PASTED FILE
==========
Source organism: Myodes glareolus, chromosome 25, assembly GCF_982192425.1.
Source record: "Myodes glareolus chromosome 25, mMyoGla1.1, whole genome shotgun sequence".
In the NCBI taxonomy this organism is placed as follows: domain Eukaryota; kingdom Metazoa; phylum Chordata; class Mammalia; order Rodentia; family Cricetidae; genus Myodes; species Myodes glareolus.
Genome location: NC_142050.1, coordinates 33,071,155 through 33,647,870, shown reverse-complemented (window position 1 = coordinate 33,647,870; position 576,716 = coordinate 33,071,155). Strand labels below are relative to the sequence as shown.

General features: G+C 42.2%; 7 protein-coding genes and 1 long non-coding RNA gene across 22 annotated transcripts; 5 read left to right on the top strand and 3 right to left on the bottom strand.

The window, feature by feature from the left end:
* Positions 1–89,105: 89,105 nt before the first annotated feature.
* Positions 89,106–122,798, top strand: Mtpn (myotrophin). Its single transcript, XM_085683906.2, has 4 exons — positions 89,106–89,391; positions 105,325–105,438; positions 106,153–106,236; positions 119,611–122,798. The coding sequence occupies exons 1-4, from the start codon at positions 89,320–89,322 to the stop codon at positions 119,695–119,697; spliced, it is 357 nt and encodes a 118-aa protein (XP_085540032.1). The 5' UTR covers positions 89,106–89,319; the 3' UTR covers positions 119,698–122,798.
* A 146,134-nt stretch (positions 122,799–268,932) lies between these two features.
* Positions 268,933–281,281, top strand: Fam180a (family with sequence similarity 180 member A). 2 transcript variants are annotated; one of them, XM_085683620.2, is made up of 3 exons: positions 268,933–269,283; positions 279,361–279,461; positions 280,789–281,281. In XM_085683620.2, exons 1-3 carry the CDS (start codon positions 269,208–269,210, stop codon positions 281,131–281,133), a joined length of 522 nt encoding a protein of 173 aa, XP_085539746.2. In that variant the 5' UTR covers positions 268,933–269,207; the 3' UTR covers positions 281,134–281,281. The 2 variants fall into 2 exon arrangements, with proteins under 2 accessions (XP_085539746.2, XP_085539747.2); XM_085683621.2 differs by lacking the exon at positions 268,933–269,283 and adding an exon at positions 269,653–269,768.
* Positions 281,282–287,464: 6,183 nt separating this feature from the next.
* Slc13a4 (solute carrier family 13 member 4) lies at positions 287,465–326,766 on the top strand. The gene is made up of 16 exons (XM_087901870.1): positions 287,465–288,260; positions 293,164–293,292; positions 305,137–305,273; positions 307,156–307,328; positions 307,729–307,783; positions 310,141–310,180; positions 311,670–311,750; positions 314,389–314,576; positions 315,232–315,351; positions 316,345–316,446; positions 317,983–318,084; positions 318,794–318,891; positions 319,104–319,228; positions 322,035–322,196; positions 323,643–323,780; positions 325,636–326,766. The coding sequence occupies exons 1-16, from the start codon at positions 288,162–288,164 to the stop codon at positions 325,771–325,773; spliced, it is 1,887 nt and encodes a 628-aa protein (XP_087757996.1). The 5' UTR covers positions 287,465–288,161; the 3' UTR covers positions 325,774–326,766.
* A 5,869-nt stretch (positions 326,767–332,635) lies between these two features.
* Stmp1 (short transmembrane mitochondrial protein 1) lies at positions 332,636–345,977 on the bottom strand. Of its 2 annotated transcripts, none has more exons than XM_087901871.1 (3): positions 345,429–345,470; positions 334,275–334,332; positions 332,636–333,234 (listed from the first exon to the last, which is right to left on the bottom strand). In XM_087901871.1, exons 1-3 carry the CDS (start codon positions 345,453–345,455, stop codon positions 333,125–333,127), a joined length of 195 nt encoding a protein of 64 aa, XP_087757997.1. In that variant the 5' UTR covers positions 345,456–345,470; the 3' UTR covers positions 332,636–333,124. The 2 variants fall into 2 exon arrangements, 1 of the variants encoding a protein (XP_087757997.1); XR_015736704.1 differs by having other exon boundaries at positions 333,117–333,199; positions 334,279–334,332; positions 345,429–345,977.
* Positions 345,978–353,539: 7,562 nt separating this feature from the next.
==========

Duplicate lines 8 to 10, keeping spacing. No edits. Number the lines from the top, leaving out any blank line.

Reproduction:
* Positions 89,106–122,798, top strand: Mtpn (myotrophin). Its single transcript, XM_085683906.2, has 4 exons — positions 89,106–89,391; positions 105,325–105,438; positions 106,153–106,236; positions 119,611–122,798. The coding sequence occupies exons 1-4, from the start codon at positions 89,320–89,322 to the stop codon at positions 119,695–119,697; spliced, it is 357 nt and encodes a 118-aa protein (XP_085540032.1). The 5' UTR covers positions 89,106–89,319; the 3' UTR covers positions 119,698–122,798.
* A 146,134-nt stretch (positions 122,799–268,932) lies between these two features.
* Positions 268,933–281,281, top strand: Fam180a (family with sequence similarity 180 member A). 2 transcript variants are annotated; one of them, XM_085683620.2, is made up of 3 exons: positions 268,933–269,283; positions 279,361–279,461; positions 280,789–281,281. In XM_085683620.2, exons 1-3 carry the CDS (start codon positions 269,208–269,210, stop codon positions 281,131–281,133), a joined length of 522 nt encoding a protein of 173 aa, XP_085539746.2. In that variant the 5' UTR covers positions 268,933–269,207; the 3' UTR covers positions 281,134–281,281. The 2 variants fall into 2 exon arrangements, with proteins under 2 accessions (XP_085539746.2, XP_085539747.2); XM_085683621.2 differs by lacking the exon at positions 268,933–269,283 and adding an exon at positions 269,653–269,768.